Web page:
Washington lawmakers are finally taking a closer look at nuclear power. Just this month, Senate Bill 5991, a bill to enact a task force to investigate nuclear power opportunities, was passed by the House of Representatives.
The task force of eight legislators will hold four meetings, two them in Richland. They want to "to study how the state can advance and support the generation of clean energy in the region through the use of nuclear power."
This is big step for Washington. Since the 1980s, after the Chernobyl accident, Western Washington has been overwhelmingly anti-Nuclear, and despite initiative from Eastern Washington, there is only one remaining nuclear power plant in the Pacific Northwest. But new nuclear technologies are on the rise, such as the Oregon-based NuScale, which recently received $226 million from the Department of Energy to build a small modular reactor.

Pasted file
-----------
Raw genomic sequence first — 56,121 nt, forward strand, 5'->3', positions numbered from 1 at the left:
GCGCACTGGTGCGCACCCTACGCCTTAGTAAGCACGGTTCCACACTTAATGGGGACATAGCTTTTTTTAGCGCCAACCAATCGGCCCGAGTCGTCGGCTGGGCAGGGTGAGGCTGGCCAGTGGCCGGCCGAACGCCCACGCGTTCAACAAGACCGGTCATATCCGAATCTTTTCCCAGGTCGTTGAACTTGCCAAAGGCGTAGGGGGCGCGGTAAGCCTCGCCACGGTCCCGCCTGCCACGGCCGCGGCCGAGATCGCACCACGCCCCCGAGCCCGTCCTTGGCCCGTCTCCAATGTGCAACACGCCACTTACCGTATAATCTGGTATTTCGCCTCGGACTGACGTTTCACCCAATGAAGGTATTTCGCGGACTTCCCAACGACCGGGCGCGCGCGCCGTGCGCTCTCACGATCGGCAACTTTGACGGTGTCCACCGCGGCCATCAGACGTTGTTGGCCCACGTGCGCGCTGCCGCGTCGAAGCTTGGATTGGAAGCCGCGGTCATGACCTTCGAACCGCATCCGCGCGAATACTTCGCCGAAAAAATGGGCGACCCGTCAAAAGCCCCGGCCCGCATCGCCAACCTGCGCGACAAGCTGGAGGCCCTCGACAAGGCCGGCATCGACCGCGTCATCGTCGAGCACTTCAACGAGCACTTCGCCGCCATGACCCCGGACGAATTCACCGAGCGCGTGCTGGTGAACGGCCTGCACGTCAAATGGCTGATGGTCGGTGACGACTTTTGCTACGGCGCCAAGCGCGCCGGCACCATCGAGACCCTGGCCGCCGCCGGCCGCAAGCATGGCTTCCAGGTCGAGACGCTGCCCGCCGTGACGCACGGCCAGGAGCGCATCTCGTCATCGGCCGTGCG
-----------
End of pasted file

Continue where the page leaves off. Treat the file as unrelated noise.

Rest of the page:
This state task force may be a start to change, but there is still much opposition, such as Sen. Adam Kline from Seattle, "Generating more waste, or studying how to generate more waste ... is a waste of our time."
PAUL PIERSON, Kennewick